The Governing body of Kabaddi in Asia is Asian Kabaddi Federation (AAKF) headed by Mr. Janardan Singh Gehlot. AAKF is affiliated to Olympic Council of Asia. Parent body to regulate the game at international level is International Kabaddi Federation (IKF). Their website is
In 1979, a return test between Bangladesh and India was held at different places of India including Mumbai, Hyderabad, and Punjab. The Asian Kabaddi Championship was successfully arranged in 1980 and India emerged as the champion and Bangladesh as the runners-up. Bangladesh became runners-up again in 1985 in Asian Kabaddi Championship held in Jaipur, India. The other teams included in the tournament were Nepal, Malaysia and Japan. Kabaddi was played as a demonstration sport at the 1936 Summer Olympics in Berlin. The game was included for the first time in Asian Games held in Beijing in 1990. Eight countries took part including India, China, Japan, Malaysia, Sri Lanka, Pakistan and Bangladesh. India won the gold medal and has since won gold at the following three Asian Games in Hiroshima in 1994, Bangkok in 1998,Busan in 2002,and in Doha 2006. Kabaddi is popular throughout South Asia, and has also spread to Southeast Asia, Japan and Iran. It is the national game of Bangladesh where it is known as Haḍuḍu. It is the state game of Punjab, Karnataka, Tamil Nadu, Andhra Pradesh, and Maharashtra in India. It is played by the British Army for fun, to keep fit and as an enticement to recruit soldiers from the British Asian community. The game is also played extensively in the small town of Peebles in the Scottish Borders, mainly in the local primary school playground, where it is favoured to more traditional childhood past-times such as 'British bulldogs' and 'Kiss, Cuddle and Torture'.
There are 31 Member nations. 3 from America, 19 from Asia, 8 from Europe and 1 from Oceania. Vietnam has a kabaddi team but is non member of International Kabaddi Federation. Vietnam participated in 2009 Asian Indoor Games as host nation. Though host People's Republic of China did not enter competition in 2010 Guangzhou Asian Games they have participated in 1990 Beijing Asian Games. Thus along with Vietnam, People's Republic of China becomes second nation which is a non-member but has played a major tournament of Kabaddi. So there are 33 national teams in all who have participated in International Kabaddi events. 8 women's national teams played in 2010 Asian Games in Guangzhou in People's Republic of China
National member of International Kabaddi Federation
Kabaddi is a part of Asian Games from 1990 Asian Games in Beijing in People's Republic of China. This game has spread widely in Asia having 19 of 31 members in the International Kabaddi Federation. People's Republic of China and Vietnam have participated in 1990 Asian Games and 2009 Asian Indoor Games respectively are not members of International Kabaddi Federation. Hence there 21 nations in Asia who have participated in this game which nearly make 2/3 of total nations playing this game.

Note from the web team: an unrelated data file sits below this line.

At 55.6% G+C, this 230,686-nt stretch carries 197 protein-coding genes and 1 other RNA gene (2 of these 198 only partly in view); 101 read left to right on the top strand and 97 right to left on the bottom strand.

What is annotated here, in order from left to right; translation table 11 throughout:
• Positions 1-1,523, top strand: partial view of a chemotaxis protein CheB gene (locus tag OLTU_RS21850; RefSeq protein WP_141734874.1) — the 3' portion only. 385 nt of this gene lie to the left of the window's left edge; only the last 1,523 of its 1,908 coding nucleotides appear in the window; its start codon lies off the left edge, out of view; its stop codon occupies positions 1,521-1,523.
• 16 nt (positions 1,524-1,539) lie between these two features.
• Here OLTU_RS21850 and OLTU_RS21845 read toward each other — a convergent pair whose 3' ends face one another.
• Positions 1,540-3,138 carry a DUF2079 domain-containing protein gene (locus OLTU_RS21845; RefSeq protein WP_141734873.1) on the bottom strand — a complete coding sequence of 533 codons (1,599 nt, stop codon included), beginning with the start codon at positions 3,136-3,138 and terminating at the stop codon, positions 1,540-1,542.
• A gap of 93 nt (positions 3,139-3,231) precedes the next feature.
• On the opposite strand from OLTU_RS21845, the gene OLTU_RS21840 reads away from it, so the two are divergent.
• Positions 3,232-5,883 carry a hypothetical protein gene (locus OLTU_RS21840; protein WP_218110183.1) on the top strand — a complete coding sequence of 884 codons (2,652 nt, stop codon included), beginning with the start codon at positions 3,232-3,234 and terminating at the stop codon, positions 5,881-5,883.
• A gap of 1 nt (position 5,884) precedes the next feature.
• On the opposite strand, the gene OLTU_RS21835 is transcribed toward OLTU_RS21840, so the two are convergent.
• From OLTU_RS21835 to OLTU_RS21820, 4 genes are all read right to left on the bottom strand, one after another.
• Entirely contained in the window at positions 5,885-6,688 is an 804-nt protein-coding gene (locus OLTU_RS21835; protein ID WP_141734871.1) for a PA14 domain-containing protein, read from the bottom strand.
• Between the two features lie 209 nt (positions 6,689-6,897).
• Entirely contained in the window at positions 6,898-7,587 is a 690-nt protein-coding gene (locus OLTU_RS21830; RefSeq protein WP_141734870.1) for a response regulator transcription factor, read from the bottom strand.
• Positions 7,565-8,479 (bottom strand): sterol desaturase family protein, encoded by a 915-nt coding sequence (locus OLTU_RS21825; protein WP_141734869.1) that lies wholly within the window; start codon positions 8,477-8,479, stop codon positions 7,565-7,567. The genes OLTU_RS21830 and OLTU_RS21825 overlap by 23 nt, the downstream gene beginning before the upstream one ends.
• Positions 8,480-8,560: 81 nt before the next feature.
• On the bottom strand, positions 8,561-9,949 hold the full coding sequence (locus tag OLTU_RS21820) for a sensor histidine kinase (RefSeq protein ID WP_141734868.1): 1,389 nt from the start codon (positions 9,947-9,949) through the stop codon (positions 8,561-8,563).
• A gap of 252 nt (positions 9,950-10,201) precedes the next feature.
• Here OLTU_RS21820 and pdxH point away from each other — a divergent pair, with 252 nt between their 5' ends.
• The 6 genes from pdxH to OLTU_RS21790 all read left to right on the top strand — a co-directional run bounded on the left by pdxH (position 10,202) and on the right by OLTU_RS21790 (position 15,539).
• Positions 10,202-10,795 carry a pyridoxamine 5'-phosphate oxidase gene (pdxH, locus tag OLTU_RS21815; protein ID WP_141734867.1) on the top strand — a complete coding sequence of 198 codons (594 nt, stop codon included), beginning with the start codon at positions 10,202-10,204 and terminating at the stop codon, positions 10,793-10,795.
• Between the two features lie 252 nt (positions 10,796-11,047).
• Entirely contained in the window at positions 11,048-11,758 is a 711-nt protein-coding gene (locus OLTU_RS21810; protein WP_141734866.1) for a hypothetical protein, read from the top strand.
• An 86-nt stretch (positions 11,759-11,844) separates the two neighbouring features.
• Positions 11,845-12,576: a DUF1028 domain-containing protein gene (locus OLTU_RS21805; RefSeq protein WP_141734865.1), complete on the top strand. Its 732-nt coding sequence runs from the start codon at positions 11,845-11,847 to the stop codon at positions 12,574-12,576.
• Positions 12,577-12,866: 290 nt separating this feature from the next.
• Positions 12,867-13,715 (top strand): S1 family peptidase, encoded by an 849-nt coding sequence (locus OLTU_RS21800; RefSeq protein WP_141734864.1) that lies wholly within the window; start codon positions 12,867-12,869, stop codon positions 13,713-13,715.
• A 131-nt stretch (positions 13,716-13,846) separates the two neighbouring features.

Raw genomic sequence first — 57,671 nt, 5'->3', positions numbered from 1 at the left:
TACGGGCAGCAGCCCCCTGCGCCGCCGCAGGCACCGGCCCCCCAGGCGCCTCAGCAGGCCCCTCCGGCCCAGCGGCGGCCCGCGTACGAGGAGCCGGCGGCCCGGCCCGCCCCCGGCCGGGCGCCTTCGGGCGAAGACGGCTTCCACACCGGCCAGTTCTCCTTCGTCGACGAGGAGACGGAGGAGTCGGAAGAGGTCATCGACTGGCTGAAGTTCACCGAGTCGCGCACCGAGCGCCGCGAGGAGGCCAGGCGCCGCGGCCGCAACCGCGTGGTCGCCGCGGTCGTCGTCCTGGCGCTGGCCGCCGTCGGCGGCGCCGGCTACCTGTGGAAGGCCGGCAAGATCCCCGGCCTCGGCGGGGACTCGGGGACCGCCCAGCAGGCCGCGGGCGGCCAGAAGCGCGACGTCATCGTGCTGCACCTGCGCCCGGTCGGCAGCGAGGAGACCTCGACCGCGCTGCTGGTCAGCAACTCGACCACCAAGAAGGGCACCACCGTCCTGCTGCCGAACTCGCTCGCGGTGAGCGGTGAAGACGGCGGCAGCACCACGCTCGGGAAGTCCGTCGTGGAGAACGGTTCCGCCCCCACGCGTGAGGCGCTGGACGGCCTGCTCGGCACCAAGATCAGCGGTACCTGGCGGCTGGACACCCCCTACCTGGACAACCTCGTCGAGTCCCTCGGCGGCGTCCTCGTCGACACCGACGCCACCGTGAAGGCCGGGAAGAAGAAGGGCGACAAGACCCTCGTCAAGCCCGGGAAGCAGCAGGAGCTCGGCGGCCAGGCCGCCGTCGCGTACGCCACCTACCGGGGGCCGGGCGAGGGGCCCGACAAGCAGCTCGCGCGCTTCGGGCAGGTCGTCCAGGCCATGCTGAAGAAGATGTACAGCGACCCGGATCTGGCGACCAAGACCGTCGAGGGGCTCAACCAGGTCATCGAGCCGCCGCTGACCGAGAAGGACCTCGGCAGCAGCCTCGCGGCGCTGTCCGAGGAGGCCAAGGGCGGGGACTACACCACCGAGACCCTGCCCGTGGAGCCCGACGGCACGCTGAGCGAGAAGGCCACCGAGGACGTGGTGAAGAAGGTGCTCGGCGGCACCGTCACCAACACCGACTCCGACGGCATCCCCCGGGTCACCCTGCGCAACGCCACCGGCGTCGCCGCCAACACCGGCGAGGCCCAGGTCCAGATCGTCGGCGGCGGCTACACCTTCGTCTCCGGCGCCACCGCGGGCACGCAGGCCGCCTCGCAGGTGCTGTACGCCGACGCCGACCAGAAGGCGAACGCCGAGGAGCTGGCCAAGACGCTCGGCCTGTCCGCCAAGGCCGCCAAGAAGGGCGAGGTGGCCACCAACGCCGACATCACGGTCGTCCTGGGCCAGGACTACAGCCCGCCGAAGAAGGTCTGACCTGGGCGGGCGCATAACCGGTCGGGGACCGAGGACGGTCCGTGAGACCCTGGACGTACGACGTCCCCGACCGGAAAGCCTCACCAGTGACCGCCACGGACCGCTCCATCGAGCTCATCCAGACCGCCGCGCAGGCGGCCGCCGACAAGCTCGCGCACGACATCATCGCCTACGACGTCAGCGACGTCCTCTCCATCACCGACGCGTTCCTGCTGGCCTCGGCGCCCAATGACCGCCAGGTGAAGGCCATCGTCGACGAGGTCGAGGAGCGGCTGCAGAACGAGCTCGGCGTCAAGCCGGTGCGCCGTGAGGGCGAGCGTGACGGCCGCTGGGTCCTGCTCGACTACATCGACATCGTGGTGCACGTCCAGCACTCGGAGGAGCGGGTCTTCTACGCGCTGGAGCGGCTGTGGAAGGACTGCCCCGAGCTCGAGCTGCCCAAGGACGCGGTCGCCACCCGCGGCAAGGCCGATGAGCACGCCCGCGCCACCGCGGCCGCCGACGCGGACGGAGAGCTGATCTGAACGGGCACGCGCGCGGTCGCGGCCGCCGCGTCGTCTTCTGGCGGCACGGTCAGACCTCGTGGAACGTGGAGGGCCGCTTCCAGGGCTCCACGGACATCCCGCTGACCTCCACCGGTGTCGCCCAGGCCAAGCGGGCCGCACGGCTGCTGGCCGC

- Chinese Taipei
- South Korea
- Sri Lanka
8 nations so far have been registered by International Kabaddi Federation from Europe.
This section has teams that have participated in Kabaddi Tournaments but have not been registered by International Kabaddi Federation.
- China (Participated in 1990 Asian Games as Host)
- Vietnam (Participated in 2009 Asian Indoor Games as Host)
The following national teams played in 2010 Guangzhou Asian Games.
Kabaddi World Cup
Kabaddi World cup was first played in 2004 and then in 2007 and 2010. So far India is the unbeaten champion in Kabaddi World Cup. Iran is the next most successful nation being twice runner-up. Pakistan was the runner-up in 2010.
Results of Kabaddi World Cup to date:
Year Final match 2004 India vs. Iran
55 - 27
2007 India vs. Iran
29 - 19
2010 India vs. Pakistan
58 - 24
Participation of nations in the Kabaddi world cup so far is as follows:-
- Films about kabaddi
- Okkadu (2003)
- Kabaddi Kabaddi (2003)
- Ghilli (2004)
- Vennila Kabadi Kuzhu (2009)
- Bheemli Kabadi Jattu (2010)
- ^ website of IKF http://kabaddiikf.com/RULES_Regularikf.doc
- ^ a b c "Origin, History and Development of Kabaddi". http://www.kabaddiikf.com/history.htm. Retrieved 2008-04-20.
- ^ a b "Types of Kabaddi". http://www.kabaddi.org/History.htm. Retrieved 2008-04-20.
- ^ http://www.youtube.com/watch?v=NnyUWUrcWzw#t=02m52s
- ^ http://www.scribd.com/doc/13255740/Siddhi-TimesMarch-2009-DrCommander-Selvam
- ^ http://www.scribd.com/doc/13255740/Siddhi-TimesMarch-2009-DrCommander-Selvam
- ^ Meenan, Mick (20 September 2010). "From Afar, a New Kind Of Rough-and-Tumble". The New York Times: p. 25. http://www.nytimes.com/2010/09/20/nyregion/20kabbadi.html. Retrieved 16 August 2011.
- ^ a b تاریخچه کبدی، فدراسیون کبدی جمهوری اسلامی ایران
- ^ کَوَدّی کَوَدّی یا کَبَدی کَبَدی؟، محمد تهامینژاد، انسانشناسی و فرهنگ، سهشنبه، 23 آذر 1389 — 01:05
- International Kabaddi Federation
- Asian Amateur Kabaddi Federation
- Amateur Kabaddi Federation of India
- Iran Kabaddi Federation
- Japan Kabaddi Association
- International Kabaddi Teams
- A Game Called Kabbadi - slideshow by The New York Times